surrounding the moated platform it would have served to enhance the visual
impact, and thus the status, of the buildings which occupied the platform.
From the 18th century onwards the land immediately to the south west of the
moated island was used for tanning operations. The buildings associated with
these activities are situated to the south west of the moated site, whilst
several small ponds, separated by stone retaining walls, have been laid out
within the moat ditch itself. Here, the hides would have been steeped in
vegetable solutions containing tannin and washed during the preparation
processes of producing leather. These ponds provide evidence for later
industrial activities at the site and are thus included in the scheduling.

Castle Farmhouse and all its outbuildings, the former tanning buildings, and
the surfaces of the paths and the driveway are excluded from the scheduling,
although the ground beneath these features is included.

MAP EXTRACT
The site of the monument is shown on the attached map extract.

Source: Historic England

Reasons for Scheduling

Around 6,000 moated sites are known in England. They consist of wide ditches,
often or seasonally water-filled, partly or completely enclosing one or more
islands of dry ground on which stood domestic or religious buildings. In some
cases the islands were used for horticulture. The majority of moated sites
served as prestigious aristocratic and seigneurial residences with the
provision of a moat intended as a status symbol rather than a practical
military defence. The peak period during which moated sites were built was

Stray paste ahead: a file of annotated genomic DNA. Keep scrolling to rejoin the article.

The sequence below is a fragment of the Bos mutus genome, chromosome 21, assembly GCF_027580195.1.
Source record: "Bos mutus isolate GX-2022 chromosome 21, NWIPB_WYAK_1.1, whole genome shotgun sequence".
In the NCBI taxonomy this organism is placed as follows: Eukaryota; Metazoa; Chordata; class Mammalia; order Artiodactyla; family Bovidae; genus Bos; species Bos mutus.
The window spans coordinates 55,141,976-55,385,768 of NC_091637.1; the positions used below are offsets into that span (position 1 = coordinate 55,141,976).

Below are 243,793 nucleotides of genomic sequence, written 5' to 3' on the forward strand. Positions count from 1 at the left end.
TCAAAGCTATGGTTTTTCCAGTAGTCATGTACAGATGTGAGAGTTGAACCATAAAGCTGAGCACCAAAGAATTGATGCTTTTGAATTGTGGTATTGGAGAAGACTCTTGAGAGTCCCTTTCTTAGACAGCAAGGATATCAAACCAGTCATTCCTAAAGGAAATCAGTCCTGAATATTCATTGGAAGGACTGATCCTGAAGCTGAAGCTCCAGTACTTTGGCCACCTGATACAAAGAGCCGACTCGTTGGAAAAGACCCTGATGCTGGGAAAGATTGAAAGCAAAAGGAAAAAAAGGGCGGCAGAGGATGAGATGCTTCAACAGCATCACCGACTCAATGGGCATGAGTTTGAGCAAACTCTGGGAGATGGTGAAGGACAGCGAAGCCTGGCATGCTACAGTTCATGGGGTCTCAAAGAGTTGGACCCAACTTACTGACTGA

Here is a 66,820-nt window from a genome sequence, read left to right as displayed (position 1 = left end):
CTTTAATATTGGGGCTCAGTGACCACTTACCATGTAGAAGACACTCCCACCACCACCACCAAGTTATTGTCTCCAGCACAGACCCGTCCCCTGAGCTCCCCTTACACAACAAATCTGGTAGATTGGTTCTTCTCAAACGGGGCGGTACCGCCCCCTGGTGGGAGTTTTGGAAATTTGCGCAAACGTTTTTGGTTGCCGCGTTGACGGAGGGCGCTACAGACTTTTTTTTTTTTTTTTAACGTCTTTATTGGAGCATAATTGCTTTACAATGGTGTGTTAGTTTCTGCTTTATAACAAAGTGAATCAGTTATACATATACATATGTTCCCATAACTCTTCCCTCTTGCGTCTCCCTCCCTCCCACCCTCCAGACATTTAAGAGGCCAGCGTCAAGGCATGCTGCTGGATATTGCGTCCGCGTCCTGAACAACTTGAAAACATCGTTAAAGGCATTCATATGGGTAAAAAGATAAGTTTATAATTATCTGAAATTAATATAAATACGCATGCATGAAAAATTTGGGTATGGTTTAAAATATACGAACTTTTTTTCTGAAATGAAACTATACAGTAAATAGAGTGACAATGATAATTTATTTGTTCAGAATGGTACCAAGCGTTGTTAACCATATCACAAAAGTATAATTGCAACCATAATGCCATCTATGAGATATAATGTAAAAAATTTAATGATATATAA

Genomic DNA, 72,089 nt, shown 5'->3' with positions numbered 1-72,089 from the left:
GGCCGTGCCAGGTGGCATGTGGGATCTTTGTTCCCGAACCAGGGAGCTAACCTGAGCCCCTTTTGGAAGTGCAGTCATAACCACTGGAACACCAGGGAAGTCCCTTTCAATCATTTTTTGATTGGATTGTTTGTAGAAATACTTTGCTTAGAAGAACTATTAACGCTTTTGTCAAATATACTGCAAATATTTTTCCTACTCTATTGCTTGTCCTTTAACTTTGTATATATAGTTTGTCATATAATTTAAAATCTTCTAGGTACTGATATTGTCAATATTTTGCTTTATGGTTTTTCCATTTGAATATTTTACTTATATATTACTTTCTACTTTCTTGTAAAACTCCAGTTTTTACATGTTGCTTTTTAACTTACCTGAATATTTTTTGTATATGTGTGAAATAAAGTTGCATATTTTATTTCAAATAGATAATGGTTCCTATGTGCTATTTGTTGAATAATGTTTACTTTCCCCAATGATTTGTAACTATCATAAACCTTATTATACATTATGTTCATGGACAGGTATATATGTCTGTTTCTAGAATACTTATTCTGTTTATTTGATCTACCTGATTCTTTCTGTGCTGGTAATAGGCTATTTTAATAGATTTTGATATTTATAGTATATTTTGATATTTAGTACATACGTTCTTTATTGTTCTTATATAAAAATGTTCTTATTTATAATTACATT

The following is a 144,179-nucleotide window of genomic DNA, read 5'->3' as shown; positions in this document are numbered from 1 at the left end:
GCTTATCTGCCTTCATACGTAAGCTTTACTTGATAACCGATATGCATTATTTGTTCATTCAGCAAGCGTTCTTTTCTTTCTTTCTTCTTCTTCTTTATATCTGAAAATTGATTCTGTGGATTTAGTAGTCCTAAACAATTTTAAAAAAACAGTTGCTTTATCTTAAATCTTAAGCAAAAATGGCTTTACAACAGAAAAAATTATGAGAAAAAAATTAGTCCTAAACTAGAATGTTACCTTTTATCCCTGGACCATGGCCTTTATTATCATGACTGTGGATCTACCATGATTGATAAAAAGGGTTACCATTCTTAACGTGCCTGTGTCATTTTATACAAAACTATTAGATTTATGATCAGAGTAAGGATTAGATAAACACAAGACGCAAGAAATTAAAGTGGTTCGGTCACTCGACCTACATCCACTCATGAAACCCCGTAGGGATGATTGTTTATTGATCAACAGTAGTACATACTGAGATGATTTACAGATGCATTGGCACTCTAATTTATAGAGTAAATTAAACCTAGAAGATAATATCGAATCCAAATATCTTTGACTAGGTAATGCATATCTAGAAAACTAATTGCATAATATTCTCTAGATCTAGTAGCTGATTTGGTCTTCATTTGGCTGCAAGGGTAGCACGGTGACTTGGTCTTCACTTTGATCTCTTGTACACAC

between about 1250 and 1350 and by far the greatest concentration lies in
central and eastern parts of England. However, moated sites were built
throughout the medieval period, are widely scattered throughout England and
exhibit a high level of diversity in their forms and sizes. They form a
significant class of medieval monument and are important for the understanding
of the distribution of wealth and status in the countryside. Many examples
provide conditions favourable to the survival of organic remains.

The moated site at Castle Farm, Cheney Longville, survives well in the form
of substantial earthworks and buried deposits and is unusual in being
associated with a series of substantial standing buildings of medieval origin.
The surviving system of water-management features is a good example of a
medieval phenomenon which gives an insight into contemporary ideas of defence
and status, as well as economy. Evidence for the reuse of part of the moat as
tanning pits in the 18th and 19th centuries preserves valuable information
about the tanning industry and the way it was carried out on this site. As a
result of the survival of historical documents relating to both the medieval
manor house and the post-medieval tanning activity the site is quite well
understood.

Source: Historic England

Sources

Books and journals
Salter, M, Castles and Moated Mansions of Shropshire, (1988)
Other
SMR, Cheney Longville, (1991)

Source: Historic England